Eurolink Blog

01Apr

Hackers targeting video conferencing tool

With many of us working remotely from our homes due to the Coronavirus outbreak, we are all having to rely on technology to keep in touch with our team members. The video conferencing tool, Zoom has proven to be an ever popular choice for teams to catch up on workloads but even amidst an epidemic, hackers have recognised a prime opportunity for ‘ZoomBombing’.

Research found that there has been a steady rise in new Zoom domains with 1,700 created since January however over the past few days 425 domains have been registered, with 70 being identified as fake sites impersonating genuine Zoom domains. Although it may not seem like many, the rise could potentially pose a threat to people working from home of being ‘ZoomBombed’. Therefore it’s essential to ensure that you are safe while remote working and always take into account the following:

Be (extra) cautious: Really, this should go without saying but we recommend you are extra vigilant when working from home and that you definitely don’t click on any links that you aren’t sure of.

Scheduled Zooms only: Only click the link to enter a Zoom video call if you have one scheduled with your colleagues beforehand. If you do receive a request to join a call that you weren’t aware of, it may be worth dropping your colleague a text or email before you go ahead and click the link.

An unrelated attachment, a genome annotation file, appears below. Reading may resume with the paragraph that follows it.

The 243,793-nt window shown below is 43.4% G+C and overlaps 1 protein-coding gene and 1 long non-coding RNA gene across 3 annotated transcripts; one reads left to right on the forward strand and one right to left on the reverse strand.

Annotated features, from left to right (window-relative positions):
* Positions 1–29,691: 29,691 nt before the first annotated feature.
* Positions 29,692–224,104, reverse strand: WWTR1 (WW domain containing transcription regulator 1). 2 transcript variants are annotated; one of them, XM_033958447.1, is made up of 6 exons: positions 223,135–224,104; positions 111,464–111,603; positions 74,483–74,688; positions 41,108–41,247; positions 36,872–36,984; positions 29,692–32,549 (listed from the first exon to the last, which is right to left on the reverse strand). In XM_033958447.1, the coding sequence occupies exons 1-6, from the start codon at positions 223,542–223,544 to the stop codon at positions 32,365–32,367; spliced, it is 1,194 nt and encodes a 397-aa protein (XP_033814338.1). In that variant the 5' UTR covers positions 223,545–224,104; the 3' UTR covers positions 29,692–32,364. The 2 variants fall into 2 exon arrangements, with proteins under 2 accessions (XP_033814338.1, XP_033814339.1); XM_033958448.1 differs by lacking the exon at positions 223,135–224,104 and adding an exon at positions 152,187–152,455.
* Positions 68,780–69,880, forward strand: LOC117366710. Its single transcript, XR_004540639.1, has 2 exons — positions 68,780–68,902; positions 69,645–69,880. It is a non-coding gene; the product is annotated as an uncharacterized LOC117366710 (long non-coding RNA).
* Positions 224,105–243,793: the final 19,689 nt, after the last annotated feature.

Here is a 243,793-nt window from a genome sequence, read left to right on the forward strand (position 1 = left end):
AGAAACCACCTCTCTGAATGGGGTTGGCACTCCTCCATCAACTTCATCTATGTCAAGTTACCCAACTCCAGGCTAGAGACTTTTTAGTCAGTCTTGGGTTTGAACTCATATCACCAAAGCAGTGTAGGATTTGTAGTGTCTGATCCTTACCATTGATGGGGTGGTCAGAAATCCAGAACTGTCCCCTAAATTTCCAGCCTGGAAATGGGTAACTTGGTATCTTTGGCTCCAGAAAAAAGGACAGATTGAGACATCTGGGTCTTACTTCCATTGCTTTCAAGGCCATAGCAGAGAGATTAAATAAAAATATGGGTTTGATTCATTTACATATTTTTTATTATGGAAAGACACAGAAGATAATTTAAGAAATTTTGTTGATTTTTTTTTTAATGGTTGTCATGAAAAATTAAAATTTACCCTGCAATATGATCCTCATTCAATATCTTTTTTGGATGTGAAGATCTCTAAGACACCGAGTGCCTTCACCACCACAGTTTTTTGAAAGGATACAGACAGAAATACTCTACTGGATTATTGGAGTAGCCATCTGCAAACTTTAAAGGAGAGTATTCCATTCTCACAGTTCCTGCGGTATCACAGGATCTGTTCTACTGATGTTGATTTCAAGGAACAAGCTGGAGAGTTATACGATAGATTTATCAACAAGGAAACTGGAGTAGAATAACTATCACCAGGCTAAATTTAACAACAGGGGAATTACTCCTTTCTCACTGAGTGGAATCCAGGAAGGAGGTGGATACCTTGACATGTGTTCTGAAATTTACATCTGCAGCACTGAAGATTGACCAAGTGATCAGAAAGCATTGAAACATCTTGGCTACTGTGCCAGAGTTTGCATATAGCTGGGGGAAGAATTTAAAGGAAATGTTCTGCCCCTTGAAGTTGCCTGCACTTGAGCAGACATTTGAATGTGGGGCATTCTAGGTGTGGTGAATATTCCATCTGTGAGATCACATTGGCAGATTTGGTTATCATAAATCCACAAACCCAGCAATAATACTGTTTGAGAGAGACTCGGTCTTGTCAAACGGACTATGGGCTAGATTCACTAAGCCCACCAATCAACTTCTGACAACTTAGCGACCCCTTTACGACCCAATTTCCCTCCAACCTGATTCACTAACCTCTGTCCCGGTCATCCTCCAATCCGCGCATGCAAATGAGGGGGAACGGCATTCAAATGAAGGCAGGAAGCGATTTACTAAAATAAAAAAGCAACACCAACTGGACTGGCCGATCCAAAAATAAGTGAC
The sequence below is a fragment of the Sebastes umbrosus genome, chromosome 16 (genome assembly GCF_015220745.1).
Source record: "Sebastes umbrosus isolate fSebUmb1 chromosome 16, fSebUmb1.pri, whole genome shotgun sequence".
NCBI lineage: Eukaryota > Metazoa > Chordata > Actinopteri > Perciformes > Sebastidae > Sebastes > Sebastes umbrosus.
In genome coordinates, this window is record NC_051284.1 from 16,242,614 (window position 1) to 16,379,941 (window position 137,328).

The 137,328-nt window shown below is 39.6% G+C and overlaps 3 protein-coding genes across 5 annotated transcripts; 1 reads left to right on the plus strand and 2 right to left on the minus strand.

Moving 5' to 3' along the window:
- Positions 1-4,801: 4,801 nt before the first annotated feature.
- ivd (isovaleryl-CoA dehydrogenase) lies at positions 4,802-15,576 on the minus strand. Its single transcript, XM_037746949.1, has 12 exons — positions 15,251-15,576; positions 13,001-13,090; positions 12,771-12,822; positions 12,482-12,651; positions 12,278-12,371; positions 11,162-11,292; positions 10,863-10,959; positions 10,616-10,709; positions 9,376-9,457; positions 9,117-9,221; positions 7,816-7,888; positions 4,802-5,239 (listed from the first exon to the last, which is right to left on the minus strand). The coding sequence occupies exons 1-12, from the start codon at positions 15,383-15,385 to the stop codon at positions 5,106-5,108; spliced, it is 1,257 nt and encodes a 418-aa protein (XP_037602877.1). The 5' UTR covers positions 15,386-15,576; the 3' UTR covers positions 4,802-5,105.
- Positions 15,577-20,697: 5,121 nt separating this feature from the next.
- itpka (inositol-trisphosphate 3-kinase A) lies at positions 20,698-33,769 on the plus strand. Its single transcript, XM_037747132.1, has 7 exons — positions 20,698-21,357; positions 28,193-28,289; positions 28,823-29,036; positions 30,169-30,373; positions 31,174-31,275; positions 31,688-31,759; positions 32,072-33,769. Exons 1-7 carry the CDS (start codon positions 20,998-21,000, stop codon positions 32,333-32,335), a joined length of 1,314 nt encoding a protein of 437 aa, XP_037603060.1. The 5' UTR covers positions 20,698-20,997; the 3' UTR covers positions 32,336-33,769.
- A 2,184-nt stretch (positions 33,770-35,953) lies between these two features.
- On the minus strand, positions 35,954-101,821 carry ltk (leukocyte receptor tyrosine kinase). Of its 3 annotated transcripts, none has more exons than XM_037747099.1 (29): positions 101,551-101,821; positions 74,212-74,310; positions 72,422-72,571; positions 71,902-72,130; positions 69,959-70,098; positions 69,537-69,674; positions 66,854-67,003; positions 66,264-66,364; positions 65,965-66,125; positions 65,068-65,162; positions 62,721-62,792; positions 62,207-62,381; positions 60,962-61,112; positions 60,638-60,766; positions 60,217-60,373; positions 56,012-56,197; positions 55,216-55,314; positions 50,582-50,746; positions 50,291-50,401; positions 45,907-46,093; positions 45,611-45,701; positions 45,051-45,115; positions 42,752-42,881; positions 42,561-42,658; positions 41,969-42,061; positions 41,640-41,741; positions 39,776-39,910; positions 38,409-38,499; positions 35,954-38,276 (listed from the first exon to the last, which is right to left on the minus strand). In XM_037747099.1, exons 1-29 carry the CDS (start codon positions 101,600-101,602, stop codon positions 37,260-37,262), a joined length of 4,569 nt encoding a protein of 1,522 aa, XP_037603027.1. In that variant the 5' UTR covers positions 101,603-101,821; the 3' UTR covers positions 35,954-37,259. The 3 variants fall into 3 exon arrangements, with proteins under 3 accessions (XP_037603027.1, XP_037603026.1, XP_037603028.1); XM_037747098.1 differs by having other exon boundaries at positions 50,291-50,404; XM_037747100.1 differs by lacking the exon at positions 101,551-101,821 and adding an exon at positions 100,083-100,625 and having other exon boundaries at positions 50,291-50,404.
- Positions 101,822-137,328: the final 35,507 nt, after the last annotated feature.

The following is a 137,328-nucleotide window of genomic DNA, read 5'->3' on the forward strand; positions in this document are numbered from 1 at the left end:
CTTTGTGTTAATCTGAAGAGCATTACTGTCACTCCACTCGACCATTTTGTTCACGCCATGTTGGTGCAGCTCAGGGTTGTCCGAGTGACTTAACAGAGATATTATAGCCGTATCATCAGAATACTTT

Stay Suspicious: Keep an eye out for spelling errors in URLs and emails that are usually a giveaway, and be suspicious of everything unexpected.

Unfortunately, there are other privacy concerns that people will need to mindful of when using the platform. For example meeting hosts can monitor the activities of attendees, alerting them if somebody navigates away from the Zoom video window, and other features that let administrators check in on their colleagues and access and view meetings that they were not present for, are open to abuse. Also if the Zoom reference number is shared on social media and the host fails to set screen-sharing to ‘host only’, this can allow uninvited guests to screen-share disturbing imagery. Therefore it is important for meeting hosts to disable ‘file transfer’ to prevent any malware being shared.

As with any technology, Zoom is and is going to be a useful tool during this uncertain time, but privacy and IT security should not be put to one side for the sake of ease of use. Our technical team are here to provide advice on any concerns you may have over cyber security, especially while you are remote working. Give us a call on 01453 700 800, we’ll be happy to help.

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